Our Reward System is more complicated than we think


(Image courtesy of Emily Blincoe)

I was reading an article from the Guardian on my bus ride home whilst shoving mini eggs into my mouth. I am not one to just have half a bag of anything when it comes to chocolate so when I read this it felt quite relevant to the action at the time. Aside from my mundane chocolate eating habits, all this stuff is really bloody interesting. I think brands can learn a lot from science in advertising (not everything) as also herd mentality comes into it too I know but it made me think.

This article was saying that rewards are when neurochemicals make us feel good in response to stimulus – we go back for more to obtain more

But it seems rewards are two pronged – wanting and liking.

Studies show that to actively want something we require dopamine in our brain, where as liking something (the pleasure part) is something separate – i.e. even if we think we don’t want something sweet when sweetness is administered we still like it. (This was proved in lots of experiments with rats).

Of course the two are closely entwined – we naturally learn we want foods by having liked them. But they don’t always work in tandem

What is also interesting is that many scientists had assumed that liking and wanting (dopamine) would have equal influence, but it turns out that the the hedonic pleasure hotspots are tiny. Pleasure, has “a much smaller and fragile brain basis” than wanting. This clever guy in the article adds “that’s why the intense pleasures in life are less frequent and less sustained than intense desires in life”. This imbalance has existed throughout most of evolutionary history, and that the domination of wanting ensures we find the things we need.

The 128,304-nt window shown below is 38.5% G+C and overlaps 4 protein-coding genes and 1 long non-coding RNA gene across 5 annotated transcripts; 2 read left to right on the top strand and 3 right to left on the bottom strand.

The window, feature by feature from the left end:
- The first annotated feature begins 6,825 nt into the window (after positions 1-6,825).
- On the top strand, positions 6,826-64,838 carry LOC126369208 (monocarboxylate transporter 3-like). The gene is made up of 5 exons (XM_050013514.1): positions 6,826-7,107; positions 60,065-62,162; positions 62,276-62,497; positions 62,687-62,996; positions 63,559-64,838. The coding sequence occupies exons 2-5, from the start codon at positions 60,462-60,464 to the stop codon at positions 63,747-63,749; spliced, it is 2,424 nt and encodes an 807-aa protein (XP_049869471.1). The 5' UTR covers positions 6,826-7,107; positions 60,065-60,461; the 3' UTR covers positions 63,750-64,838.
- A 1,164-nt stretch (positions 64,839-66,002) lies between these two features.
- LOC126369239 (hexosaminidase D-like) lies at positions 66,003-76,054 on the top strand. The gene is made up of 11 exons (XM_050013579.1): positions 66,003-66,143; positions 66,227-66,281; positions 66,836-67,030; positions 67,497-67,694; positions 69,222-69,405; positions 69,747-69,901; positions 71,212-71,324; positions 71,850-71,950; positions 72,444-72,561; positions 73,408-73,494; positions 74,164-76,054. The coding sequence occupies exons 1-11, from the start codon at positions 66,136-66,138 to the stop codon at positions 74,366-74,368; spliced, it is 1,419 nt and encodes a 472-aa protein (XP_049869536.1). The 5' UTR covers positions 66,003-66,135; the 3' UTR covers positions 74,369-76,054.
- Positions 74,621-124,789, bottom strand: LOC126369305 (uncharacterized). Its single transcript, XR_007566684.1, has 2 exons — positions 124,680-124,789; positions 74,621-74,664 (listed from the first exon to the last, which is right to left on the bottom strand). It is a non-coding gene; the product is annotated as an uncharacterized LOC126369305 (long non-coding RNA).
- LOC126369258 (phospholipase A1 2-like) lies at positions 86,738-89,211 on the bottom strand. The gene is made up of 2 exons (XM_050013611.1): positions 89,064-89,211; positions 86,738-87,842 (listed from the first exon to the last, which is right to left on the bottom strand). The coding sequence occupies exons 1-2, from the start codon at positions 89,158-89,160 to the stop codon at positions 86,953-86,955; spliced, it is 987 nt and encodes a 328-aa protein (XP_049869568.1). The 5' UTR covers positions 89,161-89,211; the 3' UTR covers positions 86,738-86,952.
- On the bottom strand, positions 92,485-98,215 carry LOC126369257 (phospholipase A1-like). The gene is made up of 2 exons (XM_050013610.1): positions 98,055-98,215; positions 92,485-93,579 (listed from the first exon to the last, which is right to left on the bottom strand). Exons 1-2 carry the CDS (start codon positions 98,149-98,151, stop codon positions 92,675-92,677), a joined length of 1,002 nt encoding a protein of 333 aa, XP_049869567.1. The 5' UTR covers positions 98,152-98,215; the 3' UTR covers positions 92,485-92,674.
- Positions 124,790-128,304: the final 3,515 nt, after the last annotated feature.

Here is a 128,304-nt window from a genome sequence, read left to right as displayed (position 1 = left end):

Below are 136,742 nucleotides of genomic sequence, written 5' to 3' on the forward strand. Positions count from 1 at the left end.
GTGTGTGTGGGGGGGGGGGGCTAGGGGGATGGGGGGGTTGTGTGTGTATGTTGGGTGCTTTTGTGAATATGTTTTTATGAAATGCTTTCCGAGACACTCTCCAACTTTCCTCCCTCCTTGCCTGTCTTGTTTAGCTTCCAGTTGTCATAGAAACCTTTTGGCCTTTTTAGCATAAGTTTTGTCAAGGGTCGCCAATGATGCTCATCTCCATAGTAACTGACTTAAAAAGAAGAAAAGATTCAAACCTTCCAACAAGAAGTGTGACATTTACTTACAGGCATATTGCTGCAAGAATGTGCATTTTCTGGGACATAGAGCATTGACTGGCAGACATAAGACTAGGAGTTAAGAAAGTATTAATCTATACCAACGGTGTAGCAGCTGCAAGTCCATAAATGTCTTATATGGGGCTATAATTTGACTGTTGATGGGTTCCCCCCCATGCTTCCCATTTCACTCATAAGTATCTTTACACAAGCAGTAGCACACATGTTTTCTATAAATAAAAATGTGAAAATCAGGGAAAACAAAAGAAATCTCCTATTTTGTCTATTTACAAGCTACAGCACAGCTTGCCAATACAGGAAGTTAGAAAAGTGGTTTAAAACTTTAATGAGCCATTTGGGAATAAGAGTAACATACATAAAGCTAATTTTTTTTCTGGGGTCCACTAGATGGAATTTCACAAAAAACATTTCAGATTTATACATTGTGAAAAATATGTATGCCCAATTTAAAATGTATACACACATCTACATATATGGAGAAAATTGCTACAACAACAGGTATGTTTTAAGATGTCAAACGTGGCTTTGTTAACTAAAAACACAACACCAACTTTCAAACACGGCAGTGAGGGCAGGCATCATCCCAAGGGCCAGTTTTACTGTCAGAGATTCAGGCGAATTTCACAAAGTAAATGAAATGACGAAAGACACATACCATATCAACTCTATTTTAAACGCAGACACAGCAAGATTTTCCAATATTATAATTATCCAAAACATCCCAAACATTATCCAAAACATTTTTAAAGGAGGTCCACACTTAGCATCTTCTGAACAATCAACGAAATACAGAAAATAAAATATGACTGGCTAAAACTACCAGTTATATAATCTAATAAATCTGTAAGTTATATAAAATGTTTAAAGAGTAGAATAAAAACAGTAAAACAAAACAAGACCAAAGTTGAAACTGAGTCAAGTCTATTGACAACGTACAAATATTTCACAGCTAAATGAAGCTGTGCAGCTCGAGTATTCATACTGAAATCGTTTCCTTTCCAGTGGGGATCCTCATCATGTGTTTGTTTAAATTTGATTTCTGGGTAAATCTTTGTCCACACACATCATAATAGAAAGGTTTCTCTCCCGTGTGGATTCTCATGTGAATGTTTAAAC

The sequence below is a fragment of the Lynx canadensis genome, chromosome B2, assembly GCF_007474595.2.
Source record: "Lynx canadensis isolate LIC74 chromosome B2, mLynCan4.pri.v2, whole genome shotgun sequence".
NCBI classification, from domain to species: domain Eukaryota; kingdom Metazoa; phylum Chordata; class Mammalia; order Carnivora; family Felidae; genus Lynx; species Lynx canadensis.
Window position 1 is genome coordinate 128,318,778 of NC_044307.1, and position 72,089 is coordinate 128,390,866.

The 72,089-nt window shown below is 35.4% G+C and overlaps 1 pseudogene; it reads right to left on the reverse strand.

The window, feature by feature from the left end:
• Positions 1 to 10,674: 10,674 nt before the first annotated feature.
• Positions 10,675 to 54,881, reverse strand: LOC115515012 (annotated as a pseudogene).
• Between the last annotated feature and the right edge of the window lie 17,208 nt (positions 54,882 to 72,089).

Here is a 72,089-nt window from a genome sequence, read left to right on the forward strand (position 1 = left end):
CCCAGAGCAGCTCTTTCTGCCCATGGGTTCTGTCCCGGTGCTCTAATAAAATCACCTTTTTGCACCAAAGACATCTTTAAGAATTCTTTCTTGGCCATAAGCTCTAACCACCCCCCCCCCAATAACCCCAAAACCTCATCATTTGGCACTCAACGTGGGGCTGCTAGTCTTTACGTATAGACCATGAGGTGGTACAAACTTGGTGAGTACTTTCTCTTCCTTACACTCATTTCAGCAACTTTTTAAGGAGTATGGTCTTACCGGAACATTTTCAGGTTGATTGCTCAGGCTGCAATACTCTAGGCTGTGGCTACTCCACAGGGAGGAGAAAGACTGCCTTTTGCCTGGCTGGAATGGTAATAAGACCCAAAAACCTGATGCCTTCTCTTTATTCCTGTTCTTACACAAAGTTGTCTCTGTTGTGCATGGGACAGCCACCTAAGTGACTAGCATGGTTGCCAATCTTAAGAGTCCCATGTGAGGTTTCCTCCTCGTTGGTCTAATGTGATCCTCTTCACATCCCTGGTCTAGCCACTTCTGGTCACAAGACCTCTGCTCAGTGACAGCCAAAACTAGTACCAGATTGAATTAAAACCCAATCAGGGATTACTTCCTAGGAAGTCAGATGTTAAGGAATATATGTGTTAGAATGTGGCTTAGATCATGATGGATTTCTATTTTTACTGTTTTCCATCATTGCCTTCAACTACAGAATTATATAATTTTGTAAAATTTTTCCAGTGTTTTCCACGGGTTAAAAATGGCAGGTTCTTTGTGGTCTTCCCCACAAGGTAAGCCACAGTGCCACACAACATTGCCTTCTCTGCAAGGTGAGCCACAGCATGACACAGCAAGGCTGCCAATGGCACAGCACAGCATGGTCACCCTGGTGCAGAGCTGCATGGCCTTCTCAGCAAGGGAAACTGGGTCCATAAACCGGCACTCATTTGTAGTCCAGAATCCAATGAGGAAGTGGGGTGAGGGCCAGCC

A key use for this knowledge may make us think about the way brands communicate…if wanting is more powerful than liking – how do we create any kind of desire for brands? I think we probably need to work on being brands which attract audiences rather than chasing the whole time. If we constantly chase why would anyone desire us? Think about the old saying  “we always want the things we can’t have”. Why won’t brands think about this a bit more rather than constantly trying to chat us up on social media or target us to death online and do something a bit more desirable….

Brands which attract are those which understand who they are, have a clear purpose and continuously demonstrate that brand purpose through every single touchpoint. NOT just one off campaigns with a meaningless proposition. From their packaging to their customer service to their internal comms to the tiny small print on that email they send to you.


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